It’s a stretch to equate details about a politician’s personal life with the push for open, accountable government. But there are exceptions. In the early 1960s, no one reported on the philandering of President John F. Kennedy, as per the customs of the day. Yet, historians have since learned that one Kennedy mistress had connections to the mob, which could have — and may have — compromised JFK as president. Nor did anyone look into Kennedy’s serious health problems, which contrasted sharply with a projected youthful vigor so quintessential to his image.

If newshounds had bothered to examine Kennedy’s private life, they would indeed have found something newsworthy.

These conundrums plunge inevitably into situational ethics. It probably was nobody’s business that Rep. Bob Barr (R-Ga.) paid for his wife’s abortion — except perhaps until he equated abortion with murder on the floor of Congress. Nor did the long-ago affair of Rep. Henry Hyde (R-Ill.) seem worth exposing years later — until perhaps the moment Hyde thundered that President Bill Clinton deserved to be impeached for lying about an affair.

When it comes to Hahn’s family life, the case for disclosure rests on shakier ethical footing, especially when looking through the prism of Judaism. Rabbi Joseph Telushkin dealt with such topics in his writings, and I do his work injustice to reference it so briefly and incompletely. But his citations include Leviticus, which prohibits being a “talebearer.” This stricture applies even to telling truthful tales. The Talmud goes so far as to warn against speaking well of a friend, “for although you will start with good traits, the discussion might turn to his bad traits.”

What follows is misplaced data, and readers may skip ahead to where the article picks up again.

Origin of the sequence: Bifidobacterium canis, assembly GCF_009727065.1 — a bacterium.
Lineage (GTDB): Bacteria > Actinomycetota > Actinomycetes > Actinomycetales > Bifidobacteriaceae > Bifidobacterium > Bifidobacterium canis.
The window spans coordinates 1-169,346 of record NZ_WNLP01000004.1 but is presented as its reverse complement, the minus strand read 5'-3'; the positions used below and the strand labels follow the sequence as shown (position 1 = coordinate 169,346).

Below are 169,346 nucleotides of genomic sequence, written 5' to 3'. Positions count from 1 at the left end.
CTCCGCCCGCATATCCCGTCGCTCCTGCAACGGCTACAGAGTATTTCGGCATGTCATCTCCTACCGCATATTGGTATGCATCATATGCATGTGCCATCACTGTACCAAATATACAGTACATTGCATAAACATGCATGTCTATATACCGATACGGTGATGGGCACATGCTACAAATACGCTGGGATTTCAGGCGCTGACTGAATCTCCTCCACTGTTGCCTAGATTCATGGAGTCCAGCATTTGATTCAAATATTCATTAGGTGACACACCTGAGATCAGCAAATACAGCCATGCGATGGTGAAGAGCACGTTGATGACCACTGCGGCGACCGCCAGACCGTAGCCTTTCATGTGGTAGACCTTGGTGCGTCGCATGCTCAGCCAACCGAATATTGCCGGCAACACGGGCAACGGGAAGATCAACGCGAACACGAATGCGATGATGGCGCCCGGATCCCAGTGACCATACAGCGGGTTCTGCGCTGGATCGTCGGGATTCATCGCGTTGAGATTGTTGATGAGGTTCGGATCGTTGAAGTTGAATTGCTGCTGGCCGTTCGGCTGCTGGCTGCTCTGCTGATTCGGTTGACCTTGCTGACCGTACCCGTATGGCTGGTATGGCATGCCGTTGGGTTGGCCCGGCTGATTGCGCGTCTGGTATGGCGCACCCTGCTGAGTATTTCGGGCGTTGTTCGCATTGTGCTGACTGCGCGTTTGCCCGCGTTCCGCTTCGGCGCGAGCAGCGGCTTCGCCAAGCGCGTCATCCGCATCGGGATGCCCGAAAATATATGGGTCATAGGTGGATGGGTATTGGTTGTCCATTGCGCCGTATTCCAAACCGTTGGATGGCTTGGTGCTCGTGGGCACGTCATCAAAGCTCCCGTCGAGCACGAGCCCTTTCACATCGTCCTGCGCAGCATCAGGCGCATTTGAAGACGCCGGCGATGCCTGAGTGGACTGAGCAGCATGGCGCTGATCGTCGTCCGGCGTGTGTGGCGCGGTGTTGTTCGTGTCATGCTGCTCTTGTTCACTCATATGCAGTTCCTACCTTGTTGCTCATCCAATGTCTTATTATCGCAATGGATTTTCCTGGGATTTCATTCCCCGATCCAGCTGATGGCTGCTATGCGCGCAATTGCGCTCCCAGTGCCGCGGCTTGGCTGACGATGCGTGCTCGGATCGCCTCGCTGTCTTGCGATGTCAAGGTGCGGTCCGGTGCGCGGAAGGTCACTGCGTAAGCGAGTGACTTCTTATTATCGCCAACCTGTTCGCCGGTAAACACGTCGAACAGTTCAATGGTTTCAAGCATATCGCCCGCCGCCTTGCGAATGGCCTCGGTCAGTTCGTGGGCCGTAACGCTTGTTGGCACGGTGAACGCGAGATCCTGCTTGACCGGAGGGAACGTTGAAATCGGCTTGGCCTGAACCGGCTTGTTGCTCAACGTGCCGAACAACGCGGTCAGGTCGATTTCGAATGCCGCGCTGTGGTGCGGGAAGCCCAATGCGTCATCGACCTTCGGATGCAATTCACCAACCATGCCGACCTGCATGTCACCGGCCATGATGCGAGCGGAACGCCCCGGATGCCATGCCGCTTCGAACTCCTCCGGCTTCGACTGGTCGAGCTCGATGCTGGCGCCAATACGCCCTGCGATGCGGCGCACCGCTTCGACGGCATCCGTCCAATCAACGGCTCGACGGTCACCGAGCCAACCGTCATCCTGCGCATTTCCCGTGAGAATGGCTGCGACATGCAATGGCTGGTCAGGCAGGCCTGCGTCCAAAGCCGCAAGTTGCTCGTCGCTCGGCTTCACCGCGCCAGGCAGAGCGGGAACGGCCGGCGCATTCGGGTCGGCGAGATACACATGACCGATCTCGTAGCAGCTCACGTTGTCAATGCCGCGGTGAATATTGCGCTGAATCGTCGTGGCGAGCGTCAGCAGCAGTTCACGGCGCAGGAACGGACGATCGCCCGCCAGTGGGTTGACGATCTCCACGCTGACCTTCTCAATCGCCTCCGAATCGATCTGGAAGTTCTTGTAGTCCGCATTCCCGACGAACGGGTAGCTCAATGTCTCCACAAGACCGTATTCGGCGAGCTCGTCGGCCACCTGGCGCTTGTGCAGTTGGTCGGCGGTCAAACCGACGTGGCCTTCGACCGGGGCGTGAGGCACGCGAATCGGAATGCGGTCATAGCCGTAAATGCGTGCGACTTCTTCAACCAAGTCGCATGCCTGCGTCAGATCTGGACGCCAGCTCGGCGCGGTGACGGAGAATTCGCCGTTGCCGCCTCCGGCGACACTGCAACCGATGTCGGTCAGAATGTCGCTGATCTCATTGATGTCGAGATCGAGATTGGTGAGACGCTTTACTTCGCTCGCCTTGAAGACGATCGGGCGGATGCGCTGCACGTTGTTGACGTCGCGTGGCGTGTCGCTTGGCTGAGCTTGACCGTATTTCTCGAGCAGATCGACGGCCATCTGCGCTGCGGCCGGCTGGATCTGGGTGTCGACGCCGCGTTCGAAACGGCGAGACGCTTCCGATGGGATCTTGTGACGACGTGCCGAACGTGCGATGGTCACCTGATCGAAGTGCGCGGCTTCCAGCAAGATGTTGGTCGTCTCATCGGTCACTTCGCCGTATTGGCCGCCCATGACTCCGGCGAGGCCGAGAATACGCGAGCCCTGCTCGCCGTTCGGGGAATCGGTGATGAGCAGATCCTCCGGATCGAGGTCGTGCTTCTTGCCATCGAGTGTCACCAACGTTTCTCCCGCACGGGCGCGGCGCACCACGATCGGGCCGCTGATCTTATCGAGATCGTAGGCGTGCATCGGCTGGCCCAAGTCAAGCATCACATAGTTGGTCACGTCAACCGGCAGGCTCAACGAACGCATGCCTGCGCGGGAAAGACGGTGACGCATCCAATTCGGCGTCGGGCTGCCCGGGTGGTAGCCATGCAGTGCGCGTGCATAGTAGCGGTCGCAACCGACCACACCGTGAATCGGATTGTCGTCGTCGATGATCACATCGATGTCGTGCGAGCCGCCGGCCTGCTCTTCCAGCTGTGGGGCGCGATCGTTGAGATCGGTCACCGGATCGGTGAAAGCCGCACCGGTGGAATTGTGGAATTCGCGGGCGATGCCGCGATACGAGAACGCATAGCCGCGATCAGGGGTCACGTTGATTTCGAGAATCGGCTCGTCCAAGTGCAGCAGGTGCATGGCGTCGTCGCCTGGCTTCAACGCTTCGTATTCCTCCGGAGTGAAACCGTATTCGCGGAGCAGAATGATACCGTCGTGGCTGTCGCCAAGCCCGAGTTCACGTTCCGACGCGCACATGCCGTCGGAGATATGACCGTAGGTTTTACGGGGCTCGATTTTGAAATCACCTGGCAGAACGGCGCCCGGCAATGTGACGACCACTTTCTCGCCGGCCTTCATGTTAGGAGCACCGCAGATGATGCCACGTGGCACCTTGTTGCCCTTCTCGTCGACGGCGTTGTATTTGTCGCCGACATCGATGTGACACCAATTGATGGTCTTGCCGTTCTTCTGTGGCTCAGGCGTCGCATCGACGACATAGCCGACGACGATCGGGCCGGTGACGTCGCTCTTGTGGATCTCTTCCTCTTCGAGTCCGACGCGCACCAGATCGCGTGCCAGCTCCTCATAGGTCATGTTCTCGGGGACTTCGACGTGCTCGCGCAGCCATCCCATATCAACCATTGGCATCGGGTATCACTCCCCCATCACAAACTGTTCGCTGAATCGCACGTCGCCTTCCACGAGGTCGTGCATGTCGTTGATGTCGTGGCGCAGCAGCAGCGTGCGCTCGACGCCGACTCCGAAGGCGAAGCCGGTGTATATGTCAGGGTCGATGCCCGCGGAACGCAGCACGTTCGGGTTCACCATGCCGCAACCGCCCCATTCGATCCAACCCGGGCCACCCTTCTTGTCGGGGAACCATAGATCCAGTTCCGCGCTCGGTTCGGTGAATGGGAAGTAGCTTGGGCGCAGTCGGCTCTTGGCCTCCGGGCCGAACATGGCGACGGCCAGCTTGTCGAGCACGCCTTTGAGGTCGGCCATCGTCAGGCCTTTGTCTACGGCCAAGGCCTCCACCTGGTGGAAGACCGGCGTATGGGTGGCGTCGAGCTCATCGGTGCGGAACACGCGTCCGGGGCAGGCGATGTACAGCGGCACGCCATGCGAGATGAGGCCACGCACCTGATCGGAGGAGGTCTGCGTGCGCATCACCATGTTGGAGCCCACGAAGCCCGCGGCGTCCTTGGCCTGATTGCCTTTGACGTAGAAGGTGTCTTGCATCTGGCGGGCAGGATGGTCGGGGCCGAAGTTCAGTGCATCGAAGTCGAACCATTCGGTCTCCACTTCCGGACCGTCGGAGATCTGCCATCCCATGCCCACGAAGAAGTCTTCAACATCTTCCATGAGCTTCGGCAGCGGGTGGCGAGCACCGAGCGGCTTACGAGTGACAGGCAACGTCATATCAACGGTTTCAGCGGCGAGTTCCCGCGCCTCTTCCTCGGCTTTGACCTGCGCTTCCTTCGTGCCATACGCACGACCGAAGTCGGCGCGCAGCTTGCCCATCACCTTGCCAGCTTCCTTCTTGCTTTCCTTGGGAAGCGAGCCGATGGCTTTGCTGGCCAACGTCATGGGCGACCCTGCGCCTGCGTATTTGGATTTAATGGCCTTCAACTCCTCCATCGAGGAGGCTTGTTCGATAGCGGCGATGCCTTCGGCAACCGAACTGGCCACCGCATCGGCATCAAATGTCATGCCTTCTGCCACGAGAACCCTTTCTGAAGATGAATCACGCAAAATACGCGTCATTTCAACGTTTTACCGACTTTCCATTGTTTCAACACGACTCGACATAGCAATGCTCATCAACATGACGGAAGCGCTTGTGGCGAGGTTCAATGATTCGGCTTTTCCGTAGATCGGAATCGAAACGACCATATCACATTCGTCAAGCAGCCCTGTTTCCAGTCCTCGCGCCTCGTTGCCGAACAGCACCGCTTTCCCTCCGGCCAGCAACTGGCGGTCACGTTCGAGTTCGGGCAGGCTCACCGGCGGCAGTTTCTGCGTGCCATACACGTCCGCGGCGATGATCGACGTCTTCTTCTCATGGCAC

So well-behaved rabbis would keep their mouths shut — and forbid their children from majoring in journalism. But what about us scribes? I lean toward a difficult middle path, splitting the baby if you will, though unlike King Solomon, I’d be prepared to follow through.

That is, when it comes to a public official, it usually makes sense to investigate gossip or rumor. The Los Angeles Times called it right by probing the sexual-harassment rumors surrounding then-candidate Arnold Schwarzenegger. If you don’t investigate, you never know when there’s something that you should know — something that you ought to report. Critics lashed the Times for landing its Schwarzenegger stories closely in advance of the recall election. But the alternative of not publishing news of credible, multiple sexual-harassment allegations would have been irresponsible.